Why You Might Want To Consider A Cosigner For A Car Loan

by : Gregg Hall

If you have bad credit another solution to car financing is to find a co-signer to apply for the loan with you. Usually, this would be a parent or spouse, but in most cases anyone can co-sign for you. Of course, they need to have good credit to improve your chances of securing the loan.

A co-signer will sign the credit application for your loan, basically saying that they are willing to back you in the purchase of this car. They are agreeing that if, for some reason, you don't make the payments, they will be responsible for re-payment of the loan on the vehicle.

You need to understand that this is a big deal for your co-signer because they are putting their credit score on the line for you. It's important for you to realize that if you don't make your payments, you're not just jeopardizing your credit, but theirs as well. Plus, if you don't make the payments, the car will be repossessed and future liens could be put on their income.

If you are in the position where you need to ask someone to co-sign for you, be very conscientious about what you are asking them to do. Some people just aren't willing to take the risk, so don't be offended if they say no.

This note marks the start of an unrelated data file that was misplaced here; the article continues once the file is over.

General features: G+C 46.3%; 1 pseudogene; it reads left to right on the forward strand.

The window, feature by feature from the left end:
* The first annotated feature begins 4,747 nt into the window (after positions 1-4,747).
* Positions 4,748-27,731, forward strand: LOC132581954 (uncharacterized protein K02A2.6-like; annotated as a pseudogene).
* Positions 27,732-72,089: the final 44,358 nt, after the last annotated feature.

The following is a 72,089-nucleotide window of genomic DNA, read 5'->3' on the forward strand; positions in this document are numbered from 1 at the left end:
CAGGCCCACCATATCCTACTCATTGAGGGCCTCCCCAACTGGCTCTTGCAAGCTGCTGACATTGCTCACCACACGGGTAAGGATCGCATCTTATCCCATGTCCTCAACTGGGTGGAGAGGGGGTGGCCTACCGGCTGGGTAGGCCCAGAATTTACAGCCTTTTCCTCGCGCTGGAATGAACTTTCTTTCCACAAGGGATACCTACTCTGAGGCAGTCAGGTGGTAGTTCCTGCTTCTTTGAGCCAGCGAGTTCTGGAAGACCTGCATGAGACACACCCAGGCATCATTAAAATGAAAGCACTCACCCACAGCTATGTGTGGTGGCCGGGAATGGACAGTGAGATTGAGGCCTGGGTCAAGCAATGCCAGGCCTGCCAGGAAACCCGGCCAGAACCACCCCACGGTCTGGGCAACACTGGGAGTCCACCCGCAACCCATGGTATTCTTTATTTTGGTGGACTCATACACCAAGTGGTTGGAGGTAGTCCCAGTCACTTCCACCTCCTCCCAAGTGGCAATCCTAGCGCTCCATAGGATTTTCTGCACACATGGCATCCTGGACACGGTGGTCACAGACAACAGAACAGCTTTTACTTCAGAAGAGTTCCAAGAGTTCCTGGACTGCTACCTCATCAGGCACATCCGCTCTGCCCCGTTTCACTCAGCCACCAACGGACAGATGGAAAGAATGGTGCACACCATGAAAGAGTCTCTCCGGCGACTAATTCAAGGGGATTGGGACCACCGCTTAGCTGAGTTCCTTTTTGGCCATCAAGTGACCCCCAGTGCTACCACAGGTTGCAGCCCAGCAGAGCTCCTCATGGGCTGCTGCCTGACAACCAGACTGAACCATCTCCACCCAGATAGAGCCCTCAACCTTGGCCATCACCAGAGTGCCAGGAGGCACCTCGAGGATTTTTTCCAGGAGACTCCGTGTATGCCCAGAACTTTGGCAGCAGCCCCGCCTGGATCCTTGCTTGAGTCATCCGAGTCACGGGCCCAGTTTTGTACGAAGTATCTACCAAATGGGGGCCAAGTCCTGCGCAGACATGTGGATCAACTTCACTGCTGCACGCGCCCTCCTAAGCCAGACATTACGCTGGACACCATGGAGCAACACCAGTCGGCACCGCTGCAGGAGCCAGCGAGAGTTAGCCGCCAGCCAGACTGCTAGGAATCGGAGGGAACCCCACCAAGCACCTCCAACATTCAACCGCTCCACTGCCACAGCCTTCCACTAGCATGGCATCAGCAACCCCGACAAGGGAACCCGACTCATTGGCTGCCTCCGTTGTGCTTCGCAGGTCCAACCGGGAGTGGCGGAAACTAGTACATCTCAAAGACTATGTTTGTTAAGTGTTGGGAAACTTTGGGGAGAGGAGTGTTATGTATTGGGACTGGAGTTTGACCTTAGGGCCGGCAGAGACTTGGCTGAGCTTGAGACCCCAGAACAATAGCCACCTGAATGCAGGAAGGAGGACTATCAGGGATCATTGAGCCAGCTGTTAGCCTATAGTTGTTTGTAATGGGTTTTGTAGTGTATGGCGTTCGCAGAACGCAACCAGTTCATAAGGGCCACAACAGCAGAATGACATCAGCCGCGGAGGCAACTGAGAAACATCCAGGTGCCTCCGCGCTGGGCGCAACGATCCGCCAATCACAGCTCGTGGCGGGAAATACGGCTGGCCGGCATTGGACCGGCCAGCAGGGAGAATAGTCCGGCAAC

Since their name will also be on the loan, it will appear on their credit report too as an additional item. This could also affect their borrowing ability in the future since most lending companies look closely at debt-to-income ratio before they give out money. Carrying too much debt including your car loan could cause them to be turned down when applying for credit.

When you apply with a co-signer, your name and their name will be on the loan. This means the loan is really in the names of two parties at once, but it does benefit you by establishing credit in your name, as it is also in your name too.

Having a co-signer is a risky and delicate matter for many people as it is a gamble for them to trust you completely to fulfill the loan commitment. However, if you are serious about establishing your credit or rebuilding your credit, there's no reason why it has to be such a risk.

One caveat about co-sign loans is there are some real unscrupulous car dealers out there, who lie to you and say you are getting a co-signed loan, but then they trick the cosigner into signing the wrong line of the loan papers and the loan ends up in their name alone.

They pull this scam because they know you would never get approved, and they just want to sell the car, and it happens constantly. The law requires both people to be present and sign at the same time, and you need to make sure the correct names go on the correct lines of the application, identifying you as the borrower, and the co-signer as the co-signer.